Making the switch from stamp duty to land tax would not only lower the cost of housing and reduce rents, but could also boost Gross State Product by more than 1 per cent and create up to 10,000 jobs, according to a new report from the NSW Council of Social Service (NCOSS) and the NSW Business Chamber.
Prepared by KPMG for the NSW Business Chamber and NCOSS, the report, Taking on Tax: Reforming NSW Property Taxes, demonstrates the benefits to the NSW economy of abolishing stamp duty on property transfers and gradually introducing a broad-based land tax.
NCOSS CEO Tracy Howe said the new modelling shows that this reform would create new jobs, boost economic growth, and most importantly, improve housing affordability.
“Our state and federal tax systems are a real and significant factor in the housing affordability crisis in NSW.”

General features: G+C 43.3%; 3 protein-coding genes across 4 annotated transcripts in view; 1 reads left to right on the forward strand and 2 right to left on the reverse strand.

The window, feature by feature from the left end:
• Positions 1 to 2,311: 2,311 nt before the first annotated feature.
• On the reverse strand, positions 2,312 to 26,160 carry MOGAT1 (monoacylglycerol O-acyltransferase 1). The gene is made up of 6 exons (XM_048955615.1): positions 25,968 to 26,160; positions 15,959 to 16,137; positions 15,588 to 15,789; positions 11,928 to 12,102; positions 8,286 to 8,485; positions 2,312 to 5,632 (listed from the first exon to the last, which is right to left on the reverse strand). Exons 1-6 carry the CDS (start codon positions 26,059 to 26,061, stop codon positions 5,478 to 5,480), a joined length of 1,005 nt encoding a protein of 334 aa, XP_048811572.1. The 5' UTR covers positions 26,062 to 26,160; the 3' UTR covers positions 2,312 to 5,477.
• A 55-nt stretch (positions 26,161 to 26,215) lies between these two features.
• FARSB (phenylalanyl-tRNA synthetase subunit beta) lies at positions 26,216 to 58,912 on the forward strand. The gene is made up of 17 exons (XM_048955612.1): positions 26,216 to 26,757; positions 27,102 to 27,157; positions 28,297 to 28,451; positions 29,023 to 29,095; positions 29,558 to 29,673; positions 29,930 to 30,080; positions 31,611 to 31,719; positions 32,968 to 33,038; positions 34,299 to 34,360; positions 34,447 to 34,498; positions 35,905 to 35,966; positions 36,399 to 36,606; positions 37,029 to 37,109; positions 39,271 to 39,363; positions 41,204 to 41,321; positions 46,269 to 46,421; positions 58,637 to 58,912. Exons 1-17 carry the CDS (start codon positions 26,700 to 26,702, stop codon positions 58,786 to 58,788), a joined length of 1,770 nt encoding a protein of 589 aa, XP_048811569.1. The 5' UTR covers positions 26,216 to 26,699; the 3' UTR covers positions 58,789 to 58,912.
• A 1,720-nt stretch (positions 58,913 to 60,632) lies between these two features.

Ms Howe said while improving housing affordability in NSW would require a number of strategies, switching from stamp duty to land tax would make a significant difference.
“It would remove the disincentive for people to buy and sell property, making it easier for households to move as their needs change over time, enabling better use of the existing housing stock and reducing the upfront costs of home ownership.
“It would also place downward pressure on rents over time as investors seek less return on their investment to cover their costs.
“At a time when housing affordability is reaching crisis levels the NSW Government should be looking seriously at this proposal.”
Ms Howe said she was proud to be part of an innovative partnership between business and civil society to come up with solutions to some of the state’s toughest problems.
“This report shows the switch to land tax has widespread support and that support is growing.
“While it would be a big change for NSW - and there must to be more work down on how the switch would be best implemented - this report makes it clear it’s a change NSW needs.”